Saint Sloan deals with sexual assault, peer pressure, faith, love, and loyalty. It’s a ‘clean’ novel which means no cussing, pink parts, or anything like that. But, I’m not going to lie, it’s one of the darker stories I’ve written. Still, it’s gotten great reviews on Amazon and people have been begging for a sequel (great news! I’m writing TWO of them!! So Sloan will be a trilogy!!)
Excerpt from SAINT SLOAN.
A honk from her driveway made her throw the paper down, grab her dark purple backpack, and run out the back door next to the stove. She grabbed her old black coat and wished it was the beautiful gray one she left at Boyd’s. With the pastry dangling from her mouth, she jogged to the passenger side of Mackenzie’s silver Honda Accord.
“Took ya long enough,” Mackenzie said, throwing the car in reverse and speeding down the driveway. She wore faded jeans, a white shirt under an emerald colored coat, and lime green sneakers. Her thick red hair hung in curls to her shoulder blades. It always reminded Sloan of a lion’s mane when she wore it down like that.
“Sorry, Monday after vacation and all.” Sloan put her seatbelt on, trying to juggle her breakfast and talk at the same time: way too much to do at once on a Monday morning.
“Bet you won’t be so slow tomorrow,” Mackenzie laughed. “We still on for the movies Saturday to celebrate?”
“Of course.” Sloan beamed. “My first movie as an official adult.”
“You’ll miss me when I’m gone.”
“And you’ll drive. Finally. My tires need a rest from carting you around so much.”
“Like the plague,” Mackenzie teased, accelerating the car a few miles over the speed limit.
“Speaking of carting, why are we going too fast?”
“Don’t wanna be late.”
Sloan leaned over and checked the clock on the dash. “We’re not going to be late. It’s only 7:30. We have plenty of time.”
One side of Mackenzie’s mouth quirked up. “I still have to pick up Travis.”
“Travis? Travis Baylock? You’re taking him to school now, too?”
“At least he didn’t leave me to fend for myself at a party.”
Ouch. “I told you I was sorry about that. I felt bad about it, but I couldn’t deal with Darcy any more. Plus I didn’t want to bother you and Travis. I would have come back if you needed me. You know that.”
“I know. I’m teasing,” she grinned playfully, which made Sloan relax. “I could drive myself home. I didn’t drink, remember? You’re not the only person in the world who doesn’t.”
“I’m glad about that.” Sloan meant every word.
Mackenzie turned on the blinker and pulled into Travis’s driveway. His house resembled Sloan’s except it was brick instead of white siding like hers was.
Travis sat on the porch steps, tapping the concrete with a stick. He threw it down and jumped up when he saw the car. Sloan could understand why Mackenzie liked him so much. His dark hair hung in loose curls near his ears, and his eyes were chocolate brown. Blessed with a football player’s build, he hadn’t played since freshman year. Boyd told Sloan when they were dating that it was a waste of natural talent. Personally, she didn’t care either way. In her mind, football players were just like everyone else.
“This isn’t too weird, is it?” Mackenzie asked a little too late because Travis had almost made it to the car. “Since he’s Boyd’s best friend and all.”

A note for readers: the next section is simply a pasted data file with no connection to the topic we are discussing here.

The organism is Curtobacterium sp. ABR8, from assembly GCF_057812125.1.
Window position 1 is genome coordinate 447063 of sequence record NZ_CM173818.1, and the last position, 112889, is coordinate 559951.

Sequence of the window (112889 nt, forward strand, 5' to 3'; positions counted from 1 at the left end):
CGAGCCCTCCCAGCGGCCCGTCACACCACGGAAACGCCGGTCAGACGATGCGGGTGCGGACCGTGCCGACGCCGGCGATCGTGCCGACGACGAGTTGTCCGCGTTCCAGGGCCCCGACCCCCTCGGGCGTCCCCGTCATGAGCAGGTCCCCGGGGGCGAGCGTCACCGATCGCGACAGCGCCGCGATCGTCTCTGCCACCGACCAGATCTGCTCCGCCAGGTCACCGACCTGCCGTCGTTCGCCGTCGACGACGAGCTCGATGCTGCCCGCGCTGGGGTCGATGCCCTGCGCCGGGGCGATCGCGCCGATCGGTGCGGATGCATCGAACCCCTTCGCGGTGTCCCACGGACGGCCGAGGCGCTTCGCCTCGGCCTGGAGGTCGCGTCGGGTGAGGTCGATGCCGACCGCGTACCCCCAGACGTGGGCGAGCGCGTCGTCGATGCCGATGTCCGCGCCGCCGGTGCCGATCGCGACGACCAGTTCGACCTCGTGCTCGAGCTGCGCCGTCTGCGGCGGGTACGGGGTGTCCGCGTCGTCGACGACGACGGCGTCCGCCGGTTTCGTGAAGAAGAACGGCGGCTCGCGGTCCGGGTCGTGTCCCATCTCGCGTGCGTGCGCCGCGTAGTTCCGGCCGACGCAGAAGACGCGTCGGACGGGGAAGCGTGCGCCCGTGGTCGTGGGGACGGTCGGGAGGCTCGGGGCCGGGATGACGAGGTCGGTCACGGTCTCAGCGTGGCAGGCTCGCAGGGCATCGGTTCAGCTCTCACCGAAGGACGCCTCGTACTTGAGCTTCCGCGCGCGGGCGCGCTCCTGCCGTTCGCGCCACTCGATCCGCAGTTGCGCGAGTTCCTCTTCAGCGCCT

“We’ve been broken up for months. It’s okay. I’m over him.” And most of her was. Only a small part missed him. He had been a great kisser.
Travis crawled in the backseat and scooted to the middle. He had on a steel-colored gray shirt with some sort of black graffiti on it under an open black jacket and black jeans. “Ladies.”
“Travis.” Mackenzie smiled, and Sloan nodded politely.
Mackenzie and Travis started chattering as they went down the road, and Sloan tuned them out. She watched the clouds move freely in the sky, little signs of God’s love. Donna had told her that once. Watching the physical evidence of how much God cared, Sloan prayed for Darcy to leave her alone for one day. It would make her Monday go much more smoothly.
About a half a mile from Travis’s house, Sloan saw a dark blue Mustang pulling into the Hunters’ driveway. She watched Aaron lumber slowly out of the car. He had a shadow of a beard around his jawline, and his body slouched as he stood. His hair stuck out in different directions, and Sloan found herself wanting to run her fingers through it. Quickly, she shook the idea from her mind. It wasn’t right to think of him like that when she barely knew him. Under his coat, he had on a dark blue uniform like the men who worked at the aluminum plant in Harrisburg wore. Gauging by the time, she figured he’d just gotten off work.
Like the pulling of a magnet, she couldn’t keep her eyes off him. He looked up at her and did a double take. She could have sworn he looked glad to see her. As the car passed him, she waved. They were going too fast to see if he waved back.
Travis laid over the seat and plopped his head on his arms. “What’s up with you and Hunter? You act like you know him.”
“Hmmm…” He didn’t sound convinced. “Have ya’ll heard about the Hunters?” He sounded like a giddy old woman with a juicy little secret to share.
Mackenzie took the bait. “No, what?”
Can’t wait to read what happens next?
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~Kelly Martin is a best selling author of young adult fiction. She has two books: Grace Award nominee CROSSING THE DEEP and Amazon Best selling in Teen/Religion SAINT SLOAN. She has several short stories published and loves to write ‘twitter fiction’ when she’s bored. Kelly loves God, is addicted to chocolate, and would rather write than sleep.You can find me at:-
Thank you so much for having me here today!
You're very welcome, Kelly.